Published the 3rd of March 2020
Historically, people have been singing since way before languages were invented, but only in the Middle Ages did music begin to be written down. During the Italian Renaissance, from 1400 to 1600 AD, the use of Italian musical terms to describe moods became popular in written music, and this practice has survived until today.
The use of these terms, and the fact that they have survived for several centuries, shows that mood plays an important part in musical compositions. Here are some examples:
Affetuso means “with feeling” and must be played gently
Agitato means “agitated” and is played fast, with agitation
Con amore means “with love” and is played tenderly
Con fucco means “with fire” and is played fiercely
Graziozo means “gracious” and is played with charm
Sotto means “subdued” and must be played softly
Stansio means “passion” and is played enthusiastically
'on fire' by Samir PajiÄ‡
Mood in music is about the way it makes you feel, arousing different emotional states and sensations:
Subtle changes can influence the mood of a musical piece to shift from being happy to sad or from calm to frantic. Mood is affected by loudness, timbre, pitch and rhythm. Compare sad songs played softly, with low timbre on a cello, to songs played with bright tinkling of piano keys at a rapid pace, or to the loud, rhythmic brassy trumpets of marching songs. The happy rustiness of the piano accordion adds a unique singalong mood, compared to the gentle strumming of a harp, which has a softer, soothing effect.
Musicians often use transpositions to change the mood of their music, for example transposing the key of a song from C Major to A Minor can move a piece from feeling bright and cheerful to being sad and subdued.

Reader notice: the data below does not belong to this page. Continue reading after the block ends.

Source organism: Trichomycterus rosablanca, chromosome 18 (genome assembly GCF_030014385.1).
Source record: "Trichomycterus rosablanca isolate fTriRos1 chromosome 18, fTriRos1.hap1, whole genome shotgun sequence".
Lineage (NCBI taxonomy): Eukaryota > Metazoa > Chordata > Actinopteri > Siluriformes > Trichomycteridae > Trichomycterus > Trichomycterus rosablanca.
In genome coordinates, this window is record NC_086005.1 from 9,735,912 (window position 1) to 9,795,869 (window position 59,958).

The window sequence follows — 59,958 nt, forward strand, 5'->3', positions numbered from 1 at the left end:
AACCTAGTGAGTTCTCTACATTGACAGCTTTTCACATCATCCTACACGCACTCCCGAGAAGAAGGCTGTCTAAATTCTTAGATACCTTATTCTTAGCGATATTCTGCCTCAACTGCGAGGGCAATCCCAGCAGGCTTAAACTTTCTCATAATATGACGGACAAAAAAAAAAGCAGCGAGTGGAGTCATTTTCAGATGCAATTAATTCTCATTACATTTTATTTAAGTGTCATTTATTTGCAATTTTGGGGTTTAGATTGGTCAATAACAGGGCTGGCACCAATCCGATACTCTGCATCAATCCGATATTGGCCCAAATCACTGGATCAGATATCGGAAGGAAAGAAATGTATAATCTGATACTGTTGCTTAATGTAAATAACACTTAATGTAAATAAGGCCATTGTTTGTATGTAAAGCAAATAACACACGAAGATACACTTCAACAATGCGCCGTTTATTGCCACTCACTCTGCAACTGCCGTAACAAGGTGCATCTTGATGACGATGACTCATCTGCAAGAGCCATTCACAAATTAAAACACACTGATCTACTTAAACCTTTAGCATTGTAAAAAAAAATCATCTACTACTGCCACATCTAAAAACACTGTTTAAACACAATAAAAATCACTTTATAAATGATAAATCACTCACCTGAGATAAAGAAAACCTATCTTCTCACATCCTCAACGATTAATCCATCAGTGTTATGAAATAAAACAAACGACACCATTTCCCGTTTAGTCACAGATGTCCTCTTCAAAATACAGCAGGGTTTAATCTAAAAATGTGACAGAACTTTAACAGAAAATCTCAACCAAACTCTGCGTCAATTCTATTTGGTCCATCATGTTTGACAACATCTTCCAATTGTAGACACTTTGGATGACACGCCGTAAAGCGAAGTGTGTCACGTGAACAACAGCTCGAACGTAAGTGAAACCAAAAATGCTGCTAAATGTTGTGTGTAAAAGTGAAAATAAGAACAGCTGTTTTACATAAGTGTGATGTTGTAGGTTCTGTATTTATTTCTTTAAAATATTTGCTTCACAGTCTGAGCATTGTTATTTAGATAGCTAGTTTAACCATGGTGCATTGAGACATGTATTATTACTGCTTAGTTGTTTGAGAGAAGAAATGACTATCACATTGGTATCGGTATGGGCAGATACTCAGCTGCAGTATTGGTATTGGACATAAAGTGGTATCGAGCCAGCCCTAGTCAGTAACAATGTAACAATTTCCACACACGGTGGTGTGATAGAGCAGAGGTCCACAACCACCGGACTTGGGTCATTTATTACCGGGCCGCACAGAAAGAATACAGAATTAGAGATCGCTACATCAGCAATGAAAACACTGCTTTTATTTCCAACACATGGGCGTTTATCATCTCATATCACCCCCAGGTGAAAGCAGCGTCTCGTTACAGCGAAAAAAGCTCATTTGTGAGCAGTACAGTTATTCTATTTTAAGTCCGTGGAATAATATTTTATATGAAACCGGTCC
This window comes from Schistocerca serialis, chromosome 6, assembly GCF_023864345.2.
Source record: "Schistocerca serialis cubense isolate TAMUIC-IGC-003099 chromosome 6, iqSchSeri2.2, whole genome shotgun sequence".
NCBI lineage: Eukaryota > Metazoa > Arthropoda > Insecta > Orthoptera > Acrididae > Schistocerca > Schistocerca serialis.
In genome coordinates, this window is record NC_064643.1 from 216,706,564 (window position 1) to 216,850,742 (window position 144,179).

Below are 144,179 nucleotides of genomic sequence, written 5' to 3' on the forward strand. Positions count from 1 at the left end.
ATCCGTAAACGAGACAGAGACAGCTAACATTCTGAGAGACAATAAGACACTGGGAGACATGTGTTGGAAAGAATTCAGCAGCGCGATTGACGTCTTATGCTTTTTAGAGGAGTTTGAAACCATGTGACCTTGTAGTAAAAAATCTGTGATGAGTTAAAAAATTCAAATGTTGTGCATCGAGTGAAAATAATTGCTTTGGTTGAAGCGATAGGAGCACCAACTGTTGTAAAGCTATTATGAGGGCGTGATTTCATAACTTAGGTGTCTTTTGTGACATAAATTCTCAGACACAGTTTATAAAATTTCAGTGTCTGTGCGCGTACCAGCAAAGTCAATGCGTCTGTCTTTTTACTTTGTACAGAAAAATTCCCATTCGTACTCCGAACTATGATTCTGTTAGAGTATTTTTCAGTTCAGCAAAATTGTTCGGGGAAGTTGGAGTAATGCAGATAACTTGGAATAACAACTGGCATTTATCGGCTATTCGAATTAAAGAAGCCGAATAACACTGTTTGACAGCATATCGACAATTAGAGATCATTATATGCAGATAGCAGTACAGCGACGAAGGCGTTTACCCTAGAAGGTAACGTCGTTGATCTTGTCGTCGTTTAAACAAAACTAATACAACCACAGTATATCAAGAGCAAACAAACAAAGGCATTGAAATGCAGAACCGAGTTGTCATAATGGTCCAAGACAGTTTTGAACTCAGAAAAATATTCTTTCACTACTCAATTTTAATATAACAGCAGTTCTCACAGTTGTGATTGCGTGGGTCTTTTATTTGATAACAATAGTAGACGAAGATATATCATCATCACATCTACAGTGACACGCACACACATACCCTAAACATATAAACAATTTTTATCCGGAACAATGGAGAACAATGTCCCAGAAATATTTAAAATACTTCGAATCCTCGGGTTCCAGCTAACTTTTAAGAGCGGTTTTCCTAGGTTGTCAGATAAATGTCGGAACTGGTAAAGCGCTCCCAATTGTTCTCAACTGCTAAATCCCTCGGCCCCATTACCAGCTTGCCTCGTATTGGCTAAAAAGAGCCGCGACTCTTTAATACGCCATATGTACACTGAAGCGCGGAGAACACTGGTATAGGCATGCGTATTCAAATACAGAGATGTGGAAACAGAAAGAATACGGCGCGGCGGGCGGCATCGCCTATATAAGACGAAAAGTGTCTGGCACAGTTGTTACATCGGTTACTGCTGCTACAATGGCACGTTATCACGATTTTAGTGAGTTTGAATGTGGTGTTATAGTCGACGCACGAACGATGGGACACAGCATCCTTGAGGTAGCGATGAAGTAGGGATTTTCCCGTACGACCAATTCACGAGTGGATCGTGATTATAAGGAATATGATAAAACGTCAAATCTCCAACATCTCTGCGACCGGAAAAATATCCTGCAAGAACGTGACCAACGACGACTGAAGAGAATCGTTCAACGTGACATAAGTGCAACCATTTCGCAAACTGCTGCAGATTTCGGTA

Percussion and rhythm also have an effect on mood. Consider the crisp and booming rhythm of tenor and bass drums in a marching band with the cacophonous beat sometimes used in rock concerts or the leisurely measure of a slow ballad, each producing a mood of its own.
The idea of mood-changing is exemplified by a piece arranged by Mozart, entitled “12 Variations on ‘Ah, vous dirai-je, maman’ KV 265” (based on a children’s song mostly known as “Twinkle Twinkle Little Star”), that makes use of subtle changes, illustrating mood changes by alterations in key, tempo, embellishments, timbre and pitch.
This suggests that the mood in music can be dictated by the composer, arranger and/or artiste, and that the mood of the listener can be changed by the music. Several studies have further confirmed that soothing music helps the brain to release hormones and neurotransmitters, such as serotonin and dopamine, that promote a sense of happiness and feeling good - a contrivance used by restaurants playing background mood music, enticing patrons to linger longer.
Then, of course, there are the lyrics…
Who can forget Louise Armstrong’s famous words:
“And I think to Myself: What a Wonderful World.”
thank you Lourens for being a part of the selected photos! sorry for the late reply!
Lourens Durand CREW
Wicher Bos CREW
Wonderful selection of images Lourens. So much contagious joy!
Lourens Durand CREW
Thank you, Wicher
Yvette Depaepe CREW
Congratulations to all the selected authors in this beautiful gallery. Thanks Lourens, for this delightful musical read. Cheers, Yvette
Hi Yvette apologies for the late reply but thank you for the link and the comments!